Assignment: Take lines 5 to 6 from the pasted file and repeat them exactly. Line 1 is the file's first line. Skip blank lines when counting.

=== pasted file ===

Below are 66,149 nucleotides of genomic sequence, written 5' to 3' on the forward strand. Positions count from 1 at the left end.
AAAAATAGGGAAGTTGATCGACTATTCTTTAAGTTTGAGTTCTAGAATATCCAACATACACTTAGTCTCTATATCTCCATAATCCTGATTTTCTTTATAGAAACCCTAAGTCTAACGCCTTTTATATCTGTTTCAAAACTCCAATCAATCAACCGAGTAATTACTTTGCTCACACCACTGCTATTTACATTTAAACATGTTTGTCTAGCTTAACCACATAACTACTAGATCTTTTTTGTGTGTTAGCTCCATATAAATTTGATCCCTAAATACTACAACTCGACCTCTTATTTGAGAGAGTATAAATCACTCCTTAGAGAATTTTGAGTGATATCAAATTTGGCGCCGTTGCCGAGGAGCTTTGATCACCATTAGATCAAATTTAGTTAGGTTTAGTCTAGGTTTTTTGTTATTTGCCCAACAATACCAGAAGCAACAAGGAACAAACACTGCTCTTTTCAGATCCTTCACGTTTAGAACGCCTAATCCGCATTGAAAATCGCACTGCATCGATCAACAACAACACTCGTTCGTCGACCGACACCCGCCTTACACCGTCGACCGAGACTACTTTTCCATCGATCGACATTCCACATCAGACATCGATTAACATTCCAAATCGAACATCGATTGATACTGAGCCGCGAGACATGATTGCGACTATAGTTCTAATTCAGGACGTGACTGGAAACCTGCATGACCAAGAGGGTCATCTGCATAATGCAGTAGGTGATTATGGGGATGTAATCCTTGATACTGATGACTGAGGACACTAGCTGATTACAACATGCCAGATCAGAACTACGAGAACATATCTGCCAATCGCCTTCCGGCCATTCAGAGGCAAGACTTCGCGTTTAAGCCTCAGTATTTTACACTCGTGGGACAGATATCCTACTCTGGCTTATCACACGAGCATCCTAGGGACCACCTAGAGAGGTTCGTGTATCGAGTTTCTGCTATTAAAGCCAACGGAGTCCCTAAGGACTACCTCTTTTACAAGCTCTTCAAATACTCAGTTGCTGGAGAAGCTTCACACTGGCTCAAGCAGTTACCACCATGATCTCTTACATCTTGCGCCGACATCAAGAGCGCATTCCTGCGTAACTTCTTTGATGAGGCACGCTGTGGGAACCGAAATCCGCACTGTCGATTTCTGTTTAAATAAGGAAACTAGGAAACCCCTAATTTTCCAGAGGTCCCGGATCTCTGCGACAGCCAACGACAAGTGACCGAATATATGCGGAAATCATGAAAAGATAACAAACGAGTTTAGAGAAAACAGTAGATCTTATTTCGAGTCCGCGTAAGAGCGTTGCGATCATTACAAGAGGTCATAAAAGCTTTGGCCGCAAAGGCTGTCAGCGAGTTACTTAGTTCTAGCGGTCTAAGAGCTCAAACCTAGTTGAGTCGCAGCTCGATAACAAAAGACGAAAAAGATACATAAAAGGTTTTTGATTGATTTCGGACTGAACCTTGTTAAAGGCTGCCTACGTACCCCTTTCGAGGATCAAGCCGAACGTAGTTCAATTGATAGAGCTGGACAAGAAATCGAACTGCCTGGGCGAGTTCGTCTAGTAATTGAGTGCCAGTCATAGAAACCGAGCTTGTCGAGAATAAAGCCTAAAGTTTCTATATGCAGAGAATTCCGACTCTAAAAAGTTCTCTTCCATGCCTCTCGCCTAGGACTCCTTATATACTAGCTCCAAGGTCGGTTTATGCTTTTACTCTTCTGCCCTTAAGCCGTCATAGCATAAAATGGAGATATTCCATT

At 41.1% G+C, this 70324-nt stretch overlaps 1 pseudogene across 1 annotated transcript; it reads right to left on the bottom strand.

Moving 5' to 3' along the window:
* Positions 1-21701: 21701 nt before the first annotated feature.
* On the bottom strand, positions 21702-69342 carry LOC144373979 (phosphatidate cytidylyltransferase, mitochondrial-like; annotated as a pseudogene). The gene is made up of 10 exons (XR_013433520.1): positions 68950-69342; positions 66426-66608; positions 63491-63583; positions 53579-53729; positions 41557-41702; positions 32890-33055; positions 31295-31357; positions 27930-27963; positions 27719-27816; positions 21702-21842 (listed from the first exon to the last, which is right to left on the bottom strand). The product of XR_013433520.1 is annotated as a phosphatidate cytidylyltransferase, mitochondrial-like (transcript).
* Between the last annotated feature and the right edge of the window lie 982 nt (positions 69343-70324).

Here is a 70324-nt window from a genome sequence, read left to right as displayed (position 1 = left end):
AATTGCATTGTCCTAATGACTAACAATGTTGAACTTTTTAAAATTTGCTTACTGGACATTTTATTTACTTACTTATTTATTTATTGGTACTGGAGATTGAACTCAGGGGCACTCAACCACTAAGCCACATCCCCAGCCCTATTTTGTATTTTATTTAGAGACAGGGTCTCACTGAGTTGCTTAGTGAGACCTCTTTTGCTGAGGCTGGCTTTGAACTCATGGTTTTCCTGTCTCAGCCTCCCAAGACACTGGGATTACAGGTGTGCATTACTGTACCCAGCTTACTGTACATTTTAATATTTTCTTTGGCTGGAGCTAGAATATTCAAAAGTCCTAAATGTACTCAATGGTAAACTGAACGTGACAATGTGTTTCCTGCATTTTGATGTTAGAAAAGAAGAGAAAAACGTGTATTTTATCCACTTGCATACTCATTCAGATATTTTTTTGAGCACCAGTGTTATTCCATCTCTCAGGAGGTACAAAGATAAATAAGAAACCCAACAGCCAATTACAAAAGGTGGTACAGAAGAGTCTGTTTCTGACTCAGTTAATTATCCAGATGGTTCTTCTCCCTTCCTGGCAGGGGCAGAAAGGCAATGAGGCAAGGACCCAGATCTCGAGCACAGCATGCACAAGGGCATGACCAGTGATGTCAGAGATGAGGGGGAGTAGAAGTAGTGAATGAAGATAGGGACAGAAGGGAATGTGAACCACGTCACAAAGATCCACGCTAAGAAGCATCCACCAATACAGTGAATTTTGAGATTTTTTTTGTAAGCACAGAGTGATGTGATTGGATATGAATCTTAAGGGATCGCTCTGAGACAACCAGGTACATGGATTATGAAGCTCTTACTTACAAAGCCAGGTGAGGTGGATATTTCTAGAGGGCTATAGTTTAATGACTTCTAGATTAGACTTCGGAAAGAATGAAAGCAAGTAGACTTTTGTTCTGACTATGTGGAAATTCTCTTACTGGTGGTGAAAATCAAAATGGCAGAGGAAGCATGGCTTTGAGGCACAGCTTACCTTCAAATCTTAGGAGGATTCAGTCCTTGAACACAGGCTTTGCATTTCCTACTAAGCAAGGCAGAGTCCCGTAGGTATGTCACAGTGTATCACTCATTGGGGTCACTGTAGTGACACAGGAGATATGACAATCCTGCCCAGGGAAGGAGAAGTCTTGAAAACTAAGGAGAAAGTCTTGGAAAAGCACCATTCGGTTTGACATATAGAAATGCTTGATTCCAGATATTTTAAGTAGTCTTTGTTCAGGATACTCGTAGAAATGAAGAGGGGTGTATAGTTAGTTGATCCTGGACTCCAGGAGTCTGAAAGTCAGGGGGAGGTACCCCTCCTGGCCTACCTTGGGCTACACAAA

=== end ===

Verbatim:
* Positions 1-21701: 21701 nt before the first annotated feature.
* On the bottom strand, positions 21702-69342 carry LOC144373979 (phosphatidate cytidylyltransferase, mitochondrial-like; annotated as a pseudogene). The gene is made up of 10 exons (XR_013433520.1): positions 68950-69342; positions 66426-66608; positions 63491-63583; positions 53579-53729; positions 41557-41702; positions 32890-33055; positions 31295-31357; positions 27930-27963; positions 27719-27816; positions 21702-21842 (listed from the first exon to the last, which is right to left on the bottom strand). The product of XR_013433520.1 is annotated as a phosphatidate cytidylyltransferase, mitochondrial-like (transcript).